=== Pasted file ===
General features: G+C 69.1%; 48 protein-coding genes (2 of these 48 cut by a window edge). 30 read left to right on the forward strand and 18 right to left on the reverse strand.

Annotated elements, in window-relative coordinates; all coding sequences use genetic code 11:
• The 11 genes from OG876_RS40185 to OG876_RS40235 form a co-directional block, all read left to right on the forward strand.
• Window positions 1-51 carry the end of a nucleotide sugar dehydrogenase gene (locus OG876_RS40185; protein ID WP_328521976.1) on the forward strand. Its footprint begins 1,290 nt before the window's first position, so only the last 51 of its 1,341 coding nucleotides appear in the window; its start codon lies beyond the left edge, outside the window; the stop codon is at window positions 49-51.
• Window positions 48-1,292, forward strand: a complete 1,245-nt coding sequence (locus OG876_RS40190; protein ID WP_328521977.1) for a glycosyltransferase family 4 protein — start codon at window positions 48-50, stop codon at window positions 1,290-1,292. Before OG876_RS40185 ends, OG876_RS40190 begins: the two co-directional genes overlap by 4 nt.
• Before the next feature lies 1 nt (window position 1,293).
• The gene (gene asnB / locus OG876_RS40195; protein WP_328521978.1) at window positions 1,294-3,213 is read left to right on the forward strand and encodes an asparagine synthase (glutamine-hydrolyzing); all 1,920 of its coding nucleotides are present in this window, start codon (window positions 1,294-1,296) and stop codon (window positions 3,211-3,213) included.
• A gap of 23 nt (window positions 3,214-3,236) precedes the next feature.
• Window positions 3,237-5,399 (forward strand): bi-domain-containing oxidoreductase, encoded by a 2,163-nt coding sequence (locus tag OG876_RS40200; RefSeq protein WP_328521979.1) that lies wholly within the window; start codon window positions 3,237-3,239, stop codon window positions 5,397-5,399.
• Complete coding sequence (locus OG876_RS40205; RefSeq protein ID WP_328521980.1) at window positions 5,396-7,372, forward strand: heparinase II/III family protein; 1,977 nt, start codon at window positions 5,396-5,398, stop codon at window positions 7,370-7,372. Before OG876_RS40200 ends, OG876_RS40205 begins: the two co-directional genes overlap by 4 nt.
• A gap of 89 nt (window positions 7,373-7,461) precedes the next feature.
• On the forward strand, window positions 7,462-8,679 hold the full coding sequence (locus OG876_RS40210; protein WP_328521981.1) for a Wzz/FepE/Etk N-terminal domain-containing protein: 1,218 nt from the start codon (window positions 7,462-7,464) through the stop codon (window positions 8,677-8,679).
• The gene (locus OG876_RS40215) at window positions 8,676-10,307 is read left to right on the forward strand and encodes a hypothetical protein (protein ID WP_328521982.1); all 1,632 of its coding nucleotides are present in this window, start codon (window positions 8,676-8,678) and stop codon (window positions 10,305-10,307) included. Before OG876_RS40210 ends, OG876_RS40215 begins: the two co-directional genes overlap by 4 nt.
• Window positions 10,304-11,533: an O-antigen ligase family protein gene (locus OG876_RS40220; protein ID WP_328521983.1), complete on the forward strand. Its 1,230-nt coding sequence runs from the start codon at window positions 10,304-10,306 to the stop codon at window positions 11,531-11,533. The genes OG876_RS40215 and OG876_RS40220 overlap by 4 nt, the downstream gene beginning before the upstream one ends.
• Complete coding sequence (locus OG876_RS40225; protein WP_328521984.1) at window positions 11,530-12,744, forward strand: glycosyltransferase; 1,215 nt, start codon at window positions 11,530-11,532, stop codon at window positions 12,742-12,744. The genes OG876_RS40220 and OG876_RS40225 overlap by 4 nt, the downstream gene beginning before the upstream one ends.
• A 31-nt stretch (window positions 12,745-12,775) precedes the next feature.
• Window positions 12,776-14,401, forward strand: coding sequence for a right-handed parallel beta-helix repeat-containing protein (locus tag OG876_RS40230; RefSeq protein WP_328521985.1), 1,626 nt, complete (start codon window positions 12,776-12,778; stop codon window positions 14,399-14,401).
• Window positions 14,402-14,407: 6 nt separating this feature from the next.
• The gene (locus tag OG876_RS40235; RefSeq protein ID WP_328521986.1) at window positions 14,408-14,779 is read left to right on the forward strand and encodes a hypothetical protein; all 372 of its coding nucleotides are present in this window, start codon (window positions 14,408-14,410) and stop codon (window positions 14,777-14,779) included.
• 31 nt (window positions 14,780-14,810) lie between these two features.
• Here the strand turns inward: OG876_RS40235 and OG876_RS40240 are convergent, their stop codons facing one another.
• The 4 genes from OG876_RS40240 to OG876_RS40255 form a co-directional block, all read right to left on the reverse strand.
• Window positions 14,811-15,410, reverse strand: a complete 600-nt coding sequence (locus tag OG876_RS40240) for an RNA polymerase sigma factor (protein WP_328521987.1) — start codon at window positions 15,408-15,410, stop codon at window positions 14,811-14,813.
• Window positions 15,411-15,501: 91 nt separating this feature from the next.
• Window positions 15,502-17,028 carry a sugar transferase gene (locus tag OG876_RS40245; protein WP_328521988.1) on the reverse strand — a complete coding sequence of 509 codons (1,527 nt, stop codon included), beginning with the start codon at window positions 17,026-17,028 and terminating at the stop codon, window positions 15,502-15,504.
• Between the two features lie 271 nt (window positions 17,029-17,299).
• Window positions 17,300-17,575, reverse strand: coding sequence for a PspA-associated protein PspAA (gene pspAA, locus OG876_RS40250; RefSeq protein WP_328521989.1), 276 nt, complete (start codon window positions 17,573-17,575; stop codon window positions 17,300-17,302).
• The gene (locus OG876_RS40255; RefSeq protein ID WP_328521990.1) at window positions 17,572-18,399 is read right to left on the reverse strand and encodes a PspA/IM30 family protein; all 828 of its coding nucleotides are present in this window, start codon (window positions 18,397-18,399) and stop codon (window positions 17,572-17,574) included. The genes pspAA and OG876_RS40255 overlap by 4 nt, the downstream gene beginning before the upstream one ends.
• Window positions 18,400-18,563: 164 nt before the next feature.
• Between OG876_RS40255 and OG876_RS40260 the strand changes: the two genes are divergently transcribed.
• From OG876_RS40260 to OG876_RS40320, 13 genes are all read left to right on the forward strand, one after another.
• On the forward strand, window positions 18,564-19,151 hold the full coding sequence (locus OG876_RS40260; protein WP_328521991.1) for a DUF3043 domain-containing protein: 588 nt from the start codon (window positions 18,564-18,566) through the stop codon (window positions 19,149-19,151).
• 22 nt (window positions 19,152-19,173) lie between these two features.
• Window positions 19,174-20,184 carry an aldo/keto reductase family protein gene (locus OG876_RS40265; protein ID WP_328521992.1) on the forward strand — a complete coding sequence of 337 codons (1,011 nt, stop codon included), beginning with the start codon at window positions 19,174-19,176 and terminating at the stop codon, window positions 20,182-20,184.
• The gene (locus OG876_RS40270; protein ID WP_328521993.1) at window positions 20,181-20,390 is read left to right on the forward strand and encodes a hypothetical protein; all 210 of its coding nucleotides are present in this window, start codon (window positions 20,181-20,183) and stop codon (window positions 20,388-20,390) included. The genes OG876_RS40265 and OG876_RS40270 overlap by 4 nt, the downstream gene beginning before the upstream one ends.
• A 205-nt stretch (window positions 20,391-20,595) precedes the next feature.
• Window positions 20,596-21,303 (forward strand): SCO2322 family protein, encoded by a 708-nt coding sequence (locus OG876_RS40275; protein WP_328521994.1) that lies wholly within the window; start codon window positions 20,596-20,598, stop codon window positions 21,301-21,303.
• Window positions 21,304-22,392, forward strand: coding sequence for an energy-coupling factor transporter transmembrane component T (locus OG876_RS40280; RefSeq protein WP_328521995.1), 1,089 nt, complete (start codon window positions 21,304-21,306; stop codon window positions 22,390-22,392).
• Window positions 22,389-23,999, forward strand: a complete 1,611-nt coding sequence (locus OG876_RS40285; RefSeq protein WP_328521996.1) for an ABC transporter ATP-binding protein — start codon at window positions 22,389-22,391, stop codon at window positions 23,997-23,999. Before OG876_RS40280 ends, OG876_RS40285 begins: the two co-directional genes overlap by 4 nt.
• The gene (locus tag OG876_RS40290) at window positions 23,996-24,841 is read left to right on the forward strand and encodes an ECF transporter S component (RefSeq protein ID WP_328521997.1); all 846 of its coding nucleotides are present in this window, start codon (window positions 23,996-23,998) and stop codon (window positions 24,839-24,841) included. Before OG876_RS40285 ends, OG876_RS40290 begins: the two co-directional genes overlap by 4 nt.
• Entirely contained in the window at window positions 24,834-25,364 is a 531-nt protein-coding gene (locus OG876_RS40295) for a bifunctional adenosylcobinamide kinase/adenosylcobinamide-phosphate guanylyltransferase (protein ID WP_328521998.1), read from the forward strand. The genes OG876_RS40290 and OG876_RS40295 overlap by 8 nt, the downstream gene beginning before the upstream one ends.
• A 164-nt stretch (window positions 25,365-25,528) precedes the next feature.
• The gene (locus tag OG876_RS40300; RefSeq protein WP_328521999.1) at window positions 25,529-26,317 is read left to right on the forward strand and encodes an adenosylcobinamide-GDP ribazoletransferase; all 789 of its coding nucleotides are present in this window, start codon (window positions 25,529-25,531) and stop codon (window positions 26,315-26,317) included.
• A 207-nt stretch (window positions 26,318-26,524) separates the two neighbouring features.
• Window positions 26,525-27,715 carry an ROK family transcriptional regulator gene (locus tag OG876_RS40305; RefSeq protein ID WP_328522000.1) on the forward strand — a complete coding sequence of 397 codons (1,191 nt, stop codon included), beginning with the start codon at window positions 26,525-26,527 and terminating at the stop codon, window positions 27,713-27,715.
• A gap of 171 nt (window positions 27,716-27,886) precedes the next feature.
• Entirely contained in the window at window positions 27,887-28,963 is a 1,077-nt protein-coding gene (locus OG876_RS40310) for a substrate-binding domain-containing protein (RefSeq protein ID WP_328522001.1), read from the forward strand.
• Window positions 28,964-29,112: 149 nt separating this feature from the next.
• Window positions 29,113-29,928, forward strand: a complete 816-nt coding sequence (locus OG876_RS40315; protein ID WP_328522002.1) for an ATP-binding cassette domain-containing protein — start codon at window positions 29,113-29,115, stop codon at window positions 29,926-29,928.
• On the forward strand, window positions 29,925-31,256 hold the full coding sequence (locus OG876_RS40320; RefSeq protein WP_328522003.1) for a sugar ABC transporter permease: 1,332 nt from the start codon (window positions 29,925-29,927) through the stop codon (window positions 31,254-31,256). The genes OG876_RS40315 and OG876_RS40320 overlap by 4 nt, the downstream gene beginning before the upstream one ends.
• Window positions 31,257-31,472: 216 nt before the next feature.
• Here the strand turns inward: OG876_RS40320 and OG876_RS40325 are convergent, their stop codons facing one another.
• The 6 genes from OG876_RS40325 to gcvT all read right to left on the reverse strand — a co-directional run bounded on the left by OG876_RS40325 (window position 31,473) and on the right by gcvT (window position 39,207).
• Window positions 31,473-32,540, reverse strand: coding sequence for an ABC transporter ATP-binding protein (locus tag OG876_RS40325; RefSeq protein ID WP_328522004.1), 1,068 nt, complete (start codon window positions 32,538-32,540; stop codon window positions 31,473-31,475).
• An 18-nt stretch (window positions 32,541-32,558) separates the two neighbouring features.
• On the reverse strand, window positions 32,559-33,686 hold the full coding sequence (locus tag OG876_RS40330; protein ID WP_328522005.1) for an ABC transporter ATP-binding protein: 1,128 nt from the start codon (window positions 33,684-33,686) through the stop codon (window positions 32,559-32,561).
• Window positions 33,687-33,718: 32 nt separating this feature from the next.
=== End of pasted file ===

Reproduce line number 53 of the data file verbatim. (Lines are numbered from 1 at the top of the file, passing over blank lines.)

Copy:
• The 6 genes from OG876_RS40325 to gcvT all read right to left on the reverse strand — a co-directional run bounded on the left by OG876_RS40325 (window position 31,473) and on the right by gcvT (window position 39,207).